Thursday, March 17, 2011

We ARE The Media

From the social media brain of Green Bean.

Three years ago, I ventured into a BlogHer conference in San Francisco where I hooked up with several green bloggers.  Seated next to now retired JessTrev, we listened to a team of bloggers discuss the importance of other avenues.  This was the first time I heard Twitter mentioned.  One of the speakers tried to describe it to a blank-eyed group of women.  "It's really cool!" she offered enthusiastically.  "You follow other people and they follow you and you can jump in on other people's conversations."  Mmmmm.

At lunch, though, the gathered green bloggers - Beth from Plasticfree Life (formerly Fake Plastic Fish), JessTrev, Jennifer Taggert of Smart Mama, Jenn from Tiny Choices and myself, agreed that we should all try Twitter.  We'd been told that social media was the wave of the future and, well, we all wanted people to pay more attention to climate change.  Here was an opportunity.

So I did.  Kind of.  I followed some people.  They followed me.  I found some new-to-me blogs that were interesting, met a few folks who kept chickens and one who was interested in reconnecting kids with nature.  I figured it was a good way to build up my readership and pimp my blog.  Whenever I got busy, though, Twitter was the first thing to go.  I'd not check it for months.  I'd forget my login.  I'd delete the app from my phone.

After several months of this, another eco blogger friend threw in the towel.  "I just don't get it," a friend confessed.  Well, neither did I!

Then the revolutions across the Middle East came.  Country after country toppled dictators and many thanked social media. One man went so far as to name his first born child Facebook.  But why?

I went back on to Twitter one day, during this period. I wanted news but there were no news outlets reporting on the news I was interested.  And then, finally, I got it!

I got why Twitter is the citizen's media.

Straight to my smart phone, I could receive information from folks on the ground in Libya faster than CNN could tell me.  I learned about the earthquake in Japan before it was reported by the media.  When all major news outlets ignored the massive protests in Wisconsin, I received up to the minute updates, photos and videos.  One tweep (that's what you call fellow Twitter users) posited "if the revolution won't be televised, it will be twitterized."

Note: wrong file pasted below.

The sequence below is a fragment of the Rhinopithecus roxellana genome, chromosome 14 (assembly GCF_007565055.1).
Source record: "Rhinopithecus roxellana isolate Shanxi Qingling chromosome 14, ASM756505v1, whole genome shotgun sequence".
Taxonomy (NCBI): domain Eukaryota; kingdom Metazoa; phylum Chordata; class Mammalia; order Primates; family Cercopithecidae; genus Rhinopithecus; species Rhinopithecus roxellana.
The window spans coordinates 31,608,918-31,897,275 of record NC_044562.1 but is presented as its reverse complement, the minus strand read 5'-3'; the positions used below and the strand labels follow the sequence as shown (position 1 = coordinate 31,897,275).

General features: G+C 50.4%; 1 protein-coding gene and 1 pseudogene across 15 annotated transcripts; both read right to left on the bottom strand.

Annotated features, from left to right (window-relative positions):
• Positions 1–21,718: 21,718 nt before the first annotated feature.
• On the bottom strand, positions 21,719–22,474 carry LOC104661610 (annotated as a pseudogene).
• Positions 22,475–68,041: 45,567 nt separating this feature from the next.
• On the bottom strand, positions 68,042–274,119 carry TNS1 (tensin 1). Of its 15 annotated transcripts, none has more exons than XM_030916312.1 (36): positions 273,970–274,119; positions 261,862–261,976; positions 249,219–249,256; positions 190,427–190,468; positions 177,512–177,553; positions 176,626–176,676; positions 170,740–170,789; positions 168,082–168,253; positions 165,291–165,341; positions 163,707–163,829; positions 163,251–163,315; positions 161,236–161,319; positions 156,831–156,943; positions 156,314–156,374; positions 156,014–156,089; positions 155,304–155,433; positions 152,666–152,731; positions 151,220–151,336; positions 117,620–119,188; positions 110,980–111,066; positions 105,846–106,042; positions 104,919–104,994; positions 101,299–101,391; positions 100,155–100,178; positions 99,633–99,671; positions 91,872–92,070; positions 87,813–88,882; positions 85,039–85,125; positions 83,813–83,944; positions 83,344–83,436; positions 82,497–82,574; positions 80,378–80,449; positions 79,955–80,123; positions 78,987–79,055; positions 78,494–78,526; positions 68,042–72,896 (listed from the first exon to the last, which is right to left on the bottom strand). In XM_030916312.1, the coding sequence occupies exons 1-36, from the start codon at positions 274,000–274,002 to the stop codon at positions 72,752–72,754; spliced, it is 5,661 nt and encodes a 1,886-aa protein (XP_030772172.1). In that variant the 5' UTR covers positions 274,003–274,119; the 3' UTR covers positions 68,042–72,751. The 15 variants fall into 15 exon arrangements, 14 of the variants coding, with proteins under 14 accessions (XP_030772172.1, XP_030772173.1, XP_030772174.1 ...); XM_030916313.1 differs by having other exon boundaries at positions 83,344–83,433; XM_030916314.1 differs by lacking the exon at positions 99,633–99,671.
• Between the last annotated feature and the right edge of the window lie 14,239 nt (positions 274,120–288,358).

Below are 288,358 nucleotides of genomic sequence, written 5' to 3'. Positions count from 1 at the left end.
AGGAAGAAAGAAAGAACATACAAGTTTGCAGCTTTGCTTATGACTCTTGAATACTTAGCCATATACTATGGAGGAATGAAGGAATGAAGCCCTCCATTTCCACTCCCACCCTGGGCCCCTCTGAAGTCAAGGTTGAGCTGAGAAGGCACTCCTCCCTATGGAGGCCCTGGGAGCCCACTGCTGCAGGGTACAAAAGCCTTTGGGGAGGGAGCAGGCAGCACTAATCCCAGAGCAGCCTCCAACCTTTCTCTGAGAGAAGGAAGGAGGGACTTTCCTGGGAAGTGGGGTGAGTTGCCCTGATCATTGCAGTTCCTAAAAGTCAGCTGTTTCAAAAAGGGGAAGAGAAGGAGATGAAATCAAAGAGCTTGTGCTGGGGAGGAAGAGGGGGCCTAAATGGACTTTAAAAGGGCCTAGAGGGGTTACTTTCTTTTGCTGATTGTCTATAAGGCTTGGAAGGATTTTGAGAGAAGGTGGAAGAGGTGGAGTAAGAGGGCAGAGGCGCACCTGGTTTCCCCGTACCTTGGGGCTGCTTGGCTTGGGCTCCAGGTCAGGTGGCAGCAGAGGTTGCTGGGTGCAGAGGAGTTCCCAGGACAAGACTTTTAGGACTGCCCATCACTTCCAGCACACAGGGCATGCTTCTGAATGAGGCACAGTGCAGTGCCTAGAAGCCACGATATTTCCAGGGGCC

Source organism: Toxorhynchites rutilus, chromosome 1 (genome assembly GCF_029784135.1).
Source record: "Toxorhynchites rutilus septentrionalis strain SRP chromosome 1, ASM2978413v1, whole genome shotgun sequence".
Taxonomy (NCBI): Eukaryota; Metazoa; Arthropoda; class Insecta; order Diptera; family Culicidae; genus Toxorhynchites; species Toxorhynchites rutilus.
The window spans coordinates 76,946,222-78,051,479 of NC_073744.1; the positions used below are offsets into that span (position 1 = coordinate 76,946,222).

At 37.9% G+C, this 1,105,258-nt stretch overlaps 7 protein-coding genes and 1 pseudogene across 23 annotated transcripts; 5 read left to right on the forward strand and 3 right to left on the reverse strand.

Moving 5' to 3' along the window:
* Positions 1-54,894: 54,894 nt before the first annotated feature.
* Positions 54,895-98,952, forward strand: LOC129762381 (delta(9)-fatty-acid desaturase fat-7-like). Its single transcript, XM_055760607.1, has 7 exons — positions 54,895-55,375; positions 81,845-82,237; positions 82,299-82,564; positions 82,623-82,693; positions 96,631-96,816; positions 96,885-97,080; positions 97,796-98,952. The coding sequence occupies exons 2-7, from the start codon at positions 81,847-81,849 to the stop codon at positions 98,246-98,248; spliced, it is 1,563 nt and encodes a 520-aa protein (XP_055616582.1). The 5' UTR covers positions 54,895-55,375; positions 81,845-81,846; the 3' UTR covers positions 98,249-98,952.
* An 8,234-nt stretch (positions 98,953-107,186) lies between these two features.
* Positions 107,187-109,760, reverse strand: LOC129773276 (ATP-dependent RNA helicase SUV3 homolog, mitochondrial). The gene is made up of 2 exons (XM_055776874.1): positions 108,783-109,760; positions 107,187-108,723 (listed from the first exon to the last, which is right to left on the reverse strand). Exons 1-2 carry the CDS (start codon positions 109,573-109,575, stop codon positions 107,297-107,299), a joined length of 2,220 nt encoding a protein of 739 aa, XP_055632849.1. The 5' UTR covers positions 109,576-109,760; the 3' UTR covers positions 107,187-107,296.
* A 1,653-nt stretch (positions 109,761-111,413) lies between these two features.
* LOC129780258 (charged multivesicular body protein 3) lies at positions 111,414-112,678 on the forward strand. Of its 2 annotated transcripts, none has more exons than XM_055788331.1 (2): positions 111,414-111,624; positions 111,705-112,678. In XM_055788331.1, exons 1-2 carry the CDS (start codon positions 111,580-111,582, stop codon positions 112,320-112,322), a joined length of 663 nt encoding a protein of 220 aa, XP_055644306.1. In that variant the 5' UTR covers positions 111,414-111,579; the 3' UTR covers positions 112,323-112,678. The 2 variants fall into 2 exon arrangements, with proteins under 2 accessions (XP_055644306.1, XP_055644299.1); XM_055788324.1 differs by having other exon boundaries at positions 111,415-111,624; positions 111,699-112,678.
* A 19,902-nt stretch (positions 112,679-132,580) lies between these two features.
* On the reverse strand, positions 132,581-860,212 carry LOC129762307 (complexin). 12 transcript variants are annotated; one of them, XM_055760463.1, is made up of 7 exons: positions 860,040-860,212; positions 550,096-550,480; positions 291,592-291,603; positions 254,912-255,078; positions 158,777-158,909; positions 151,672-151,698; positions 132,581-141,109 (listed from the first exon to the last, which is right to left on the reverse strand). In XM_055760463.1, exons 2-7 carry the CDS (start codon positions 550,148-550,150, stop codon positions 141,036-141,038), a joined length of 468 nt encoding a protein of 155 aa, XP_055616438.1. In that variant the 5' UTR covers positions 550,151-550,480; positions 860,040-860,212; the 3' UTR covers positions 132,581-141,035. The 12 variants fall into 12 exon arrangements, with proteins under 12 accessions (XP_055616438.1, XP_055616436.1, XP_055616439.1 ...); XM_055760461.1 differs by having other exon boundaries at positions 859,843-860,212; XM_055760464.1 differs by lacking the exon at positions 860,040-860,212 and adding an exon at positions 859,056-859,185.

Indeed, on March 3rd, even United States Secretary of State, Hillary Clinton proclaimed that Al Jazeera was gaining more viewers here in the US because it is "real news."  You know, real news, where facts that we want to learn about are shared.  As opposed to the biased talking heads who have taken over much of the 24 hour news cycle.  As opposed to Charlie Sheen and Lindsey Loahn.  Coverage of events that people care about.  American news no longer covers what matters and no longer covers it in an unbiased fashion.

Why does this matter to environmentalists? We live in a time when only one third of Americans think Climate Change is a serious problem (as opposed to 87% of Europeans and 80% of Canadians).  Global warming has become incredibly polarizing - seen as socialism, Marxism and a tool for derailing the limping US economy.  Mainstream media is covering climate change less and less even while our climates are changing more and more.

If the media won't cover it, though, we will.  If they won't share what is happening, we will.  If we cannot trust the media, we can locate citizen tweeps who we can trust.  The truth is just a retweet away.

So don your newsman hat, log on to Twitter and use those 140 characters can save the planet - because we ARE the media.

* Title from favorite green and progressive tweep, Ray Beckerham.

* Don't forget to check out Green Phone Booth superheroes on Twitter.  See sidebar on the left.


AmazinAlison said...

I absolutely agree. It is also a great way to learn first hand from experts. I've also been geeking on modern media and have created myself a "list" on twitter titled "innovation-in-news" that I go to for updates, scoops and links to interesting articles from various social media friendly news sites and several personal twitter accounts of journalists.

Green Bean said...

It is interesting, Alison. I read that only 7% of Americans are on Twitter while 50% are on FB. I find Twitter to be less about friends but an amazing resource for gathering information of all sorts! I'll have to check out your "list." :)


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